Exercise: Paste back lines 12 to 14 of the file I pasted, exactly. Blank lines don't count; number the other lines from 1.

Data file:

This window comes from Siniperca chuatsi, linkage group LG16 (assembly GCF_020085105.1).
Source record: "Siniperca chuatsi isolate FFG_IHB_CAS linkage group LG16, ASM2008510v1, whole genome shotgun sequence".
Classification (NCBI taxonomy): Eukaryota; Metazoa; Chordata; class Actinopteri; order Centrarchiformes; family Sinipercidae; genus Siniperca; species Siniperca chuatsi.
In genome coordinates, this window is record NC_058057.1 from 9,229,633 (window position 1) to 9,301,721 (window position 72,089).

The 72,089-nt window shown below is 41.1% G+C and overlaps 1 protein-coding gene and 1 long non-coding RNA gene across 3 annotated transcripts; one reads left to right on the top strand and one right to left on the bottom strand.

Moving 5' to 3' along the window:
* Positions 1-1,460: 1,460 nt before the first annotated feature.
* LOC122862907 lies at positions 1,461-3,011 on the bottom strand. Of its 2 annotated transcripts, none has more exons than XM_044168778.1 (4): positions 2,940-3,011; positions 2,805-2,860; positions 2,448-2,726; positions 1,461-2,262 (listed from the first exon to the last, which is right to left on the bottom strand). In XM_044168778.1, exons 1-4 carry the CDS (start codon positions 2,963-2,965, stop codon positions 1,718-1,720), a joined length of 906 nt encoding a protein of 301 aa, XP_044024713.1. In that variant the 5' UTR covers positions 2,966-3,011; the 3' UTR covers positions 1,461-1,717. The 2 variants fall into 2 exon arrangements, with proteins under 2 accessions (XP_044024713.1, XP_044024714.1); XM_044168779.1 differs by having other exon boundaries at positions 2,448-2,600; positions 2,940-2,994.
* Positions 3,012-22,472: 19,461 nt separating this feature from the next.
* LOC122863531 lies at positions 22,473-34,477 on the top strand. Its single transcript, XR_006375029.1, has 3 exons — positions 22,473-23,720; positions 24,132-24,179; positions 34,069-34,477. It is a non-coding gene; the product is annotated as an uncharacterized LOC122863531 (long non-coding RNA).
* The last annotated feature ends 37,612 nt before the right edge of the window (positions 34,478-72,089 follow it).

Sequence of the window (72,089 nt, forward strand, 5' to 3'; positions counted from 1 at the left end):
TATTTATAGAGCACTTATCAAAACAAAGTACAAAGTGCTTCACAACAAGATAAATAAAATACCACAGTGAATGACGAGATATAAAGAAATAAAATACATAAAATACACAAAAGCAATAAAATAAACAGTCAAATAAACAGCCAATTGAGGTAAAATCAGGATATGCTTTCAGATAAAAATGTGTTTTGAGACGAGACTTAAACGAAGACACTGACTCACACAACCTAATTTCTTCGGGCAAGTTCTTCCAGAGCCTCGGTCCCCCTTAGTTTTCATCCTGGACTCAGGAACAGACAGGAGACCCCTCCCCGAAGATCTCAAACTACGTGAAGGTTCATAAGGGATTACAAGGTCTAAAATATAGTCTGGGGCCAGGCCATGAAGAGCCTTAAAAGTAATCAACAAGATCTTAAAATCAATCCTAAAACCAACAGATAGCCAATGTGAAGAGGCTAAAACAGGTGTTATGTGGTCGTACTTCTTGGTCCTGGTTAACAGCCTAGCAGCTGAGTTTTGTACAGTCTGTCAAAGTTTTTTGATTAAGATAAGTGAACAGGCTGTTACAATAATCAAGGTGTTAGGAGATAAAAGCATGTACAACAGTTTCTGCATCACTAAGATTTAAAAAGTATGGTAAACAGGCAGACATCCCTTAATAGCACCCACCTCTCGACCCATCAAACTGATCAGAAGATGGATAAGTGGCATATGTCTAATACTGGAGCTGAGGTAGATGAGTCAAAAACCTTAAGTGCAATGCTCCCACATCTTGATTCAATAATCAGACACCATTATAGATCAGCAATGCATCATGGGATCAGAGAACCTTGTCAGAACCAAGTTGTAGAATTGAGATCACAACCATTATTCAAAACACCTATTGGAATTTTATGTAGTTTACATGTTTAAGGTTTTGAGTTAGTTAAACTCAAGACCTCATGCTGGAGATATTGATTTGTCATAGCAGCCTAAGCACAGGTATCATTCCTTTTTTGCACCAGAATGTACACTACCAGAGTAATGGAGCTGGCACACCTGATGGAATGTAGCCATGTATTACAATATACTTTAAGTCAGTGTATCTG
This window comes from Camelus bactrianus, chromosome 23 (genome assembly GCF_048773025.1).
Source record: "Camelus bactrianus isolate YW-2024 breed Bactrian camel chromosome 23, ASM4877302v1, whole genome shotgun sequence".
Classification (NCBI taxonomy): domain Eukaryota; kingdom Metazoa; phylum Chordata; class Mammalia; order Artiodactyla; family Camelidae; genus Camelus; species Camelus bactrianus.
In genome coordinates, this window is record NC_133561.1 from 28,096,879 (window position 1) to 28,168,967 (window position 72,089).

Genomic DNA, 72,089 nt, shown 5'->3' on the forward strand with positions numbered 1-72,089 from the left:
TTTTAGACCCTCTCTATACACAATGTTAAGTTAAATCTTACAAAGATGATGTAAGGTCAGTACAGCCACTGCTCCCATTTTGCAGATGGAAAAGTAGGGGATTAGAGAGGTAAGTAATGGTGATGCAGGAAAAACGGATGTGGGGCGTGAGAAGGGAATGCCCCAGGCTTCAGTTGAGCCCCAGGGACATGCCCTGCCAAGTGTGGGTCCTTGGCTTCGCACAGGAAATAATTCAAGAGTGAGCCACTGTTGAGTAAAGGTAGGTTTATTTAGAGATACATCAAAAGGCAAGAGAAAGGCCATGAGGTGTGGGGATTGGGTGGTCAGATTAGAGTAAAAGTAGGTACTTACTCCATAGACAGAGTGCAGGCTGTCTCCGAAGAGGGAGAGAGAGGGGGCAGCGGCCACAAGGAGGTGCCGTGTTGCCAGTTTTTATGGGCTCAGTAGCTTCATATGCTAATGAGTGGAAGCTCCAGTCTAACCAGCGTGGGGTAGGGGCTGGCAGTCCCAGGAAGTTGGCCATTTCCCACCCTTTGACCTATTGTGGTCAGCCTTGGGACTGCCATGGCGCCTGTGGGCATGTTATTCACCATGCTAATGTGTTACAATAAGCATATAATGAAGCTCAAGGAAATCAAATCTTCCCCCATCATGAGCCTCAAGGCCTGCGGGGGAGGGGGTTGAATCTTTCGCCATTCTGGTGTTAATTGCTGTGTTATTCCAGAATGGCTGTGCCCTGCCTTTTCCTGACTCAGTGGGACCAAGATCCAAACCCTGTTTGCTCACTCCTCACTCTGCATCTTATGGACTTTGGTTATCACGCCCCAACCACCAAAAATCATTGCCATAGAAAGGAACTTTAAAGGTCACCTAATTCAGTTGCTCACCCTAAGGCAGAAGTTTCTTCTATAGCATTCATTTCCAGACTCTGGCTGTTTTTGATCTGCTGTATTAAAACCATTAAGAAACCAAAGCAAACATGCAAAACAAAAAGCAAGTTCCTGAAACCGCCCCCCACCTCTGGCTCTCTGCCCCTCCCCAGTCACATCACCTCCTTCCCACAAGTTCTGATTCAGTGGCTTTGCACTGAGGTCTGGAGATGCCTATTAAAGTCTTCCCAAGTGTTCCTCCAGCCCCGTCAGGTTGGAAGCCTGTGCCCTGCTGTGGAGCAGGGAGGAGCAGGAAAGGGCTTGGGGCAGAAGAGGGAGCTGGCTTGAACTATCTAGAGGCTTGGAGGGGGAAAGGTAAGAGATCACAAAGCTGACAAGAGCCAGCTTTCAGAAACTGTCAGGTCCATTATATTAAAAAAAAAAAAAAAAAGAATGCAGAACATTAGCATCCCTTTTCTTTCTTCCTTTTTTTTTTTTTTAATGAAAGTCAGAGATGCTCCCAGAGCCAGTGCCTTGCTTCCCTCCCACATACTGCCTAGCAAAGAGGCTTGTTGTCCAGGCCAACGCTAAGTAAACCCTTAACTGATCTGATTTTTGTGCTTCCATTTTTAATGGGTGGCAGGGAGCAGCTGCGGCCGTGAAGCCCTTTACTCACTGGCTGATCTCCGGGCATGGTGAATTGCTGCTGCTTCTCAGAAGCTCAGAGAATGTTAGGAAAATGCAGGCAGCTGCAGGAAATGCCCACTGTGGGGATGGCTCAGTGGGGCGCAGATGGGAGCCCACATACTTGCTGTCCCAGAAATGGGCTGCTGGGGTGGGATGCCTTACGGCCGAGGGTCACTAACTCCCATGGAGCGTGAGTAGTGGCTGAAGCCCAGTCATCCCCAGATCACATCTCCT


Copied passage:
Sequence of the window (72,089 nt, forward strand, 5' to 3'; positions counted from 1 at the left end):
TATTTATAGAGCACTTATCAAAACAAAGTACAAAGTGCTTCACAACAAGATAAATAAAATACCACAGTGAATGACGAGATATAAAGAAATAAAATACATAAAATACACAAAAGCAATAAAATAAACAGTCAAATAAACAGCCAATTGAGGTAAAATCAGGATATGCTTTCAGATAAAAATGTGTTTTGAGACGAGACTTAAACGAAGACACTGACTCACACAACCTAATTTCTTCGGGCAAGTTCTTCCAGAGCCTCGGTCCCCCTTAGTTTTCATCCTGGACTCAGGAACAGACAGGAGACCCCTCCCCGAAGATCTCAAACTACGTGAAGGTTCATAAGGGATTACAAGGTCTAAAATATAGTCTGGGGCCAGGCCATGAAGAGCCTTAAAAGTAATCAACAAGATCTTAAAATCAATCCTAAAACCAACAGATAGCCAATGTGAAGAGGCTAAAACAGGTGTTATGTGGTCGTACTTCTTGGTCCTGGTTAACAGCCTAGCAGCTGAGTTTTGTACAGTCTGTCAAAGTTTTTTGATTAAGATAAGTGAACAGGCTGTTACAATAATCAAGGTGTTAGGAGATAAAAGCATGTACAACAGTTTCTGCATCACTAAGATTTAAAAAGTATGGTAAACAGGCAGACATCCCTTAATAGCACCCACCTCTCGACCCATCAAACTGATCAGAAGATGGATAAGTGGCATATGTCTAATACTGGAGCTGAGGTAGATGAGTCAAAAACCTTAAGTGCAATGCTCCCACATCTTGATTCAATAATCAGACACCATTATAGATCAGCAATGCATCATGGGATCAGAGAACCTTGTCAGAACCAAGTTGTAGAATTGAGATCACAACCATTATTCAAAACACCTATTGGAATTTTATGTAGTTTACATGTTTAAGGTTTTGAGTTAGTTAAACTCAAGACCTCATGCTGGAGATATTGATTTGTCATAGCAGCCTAAGCACAGGTATCATTCCTTTTTTGCACCAGAATGTACACTACCAGAGTAATGGAGCTGGCACACCTGATGGAATGTAGCCATGTATTACAATATACTTTAAGTCAGTGTATCTG
This window comes from Camelus bactrianus, chromosome 23 (genome assembly GCF_048773025.1).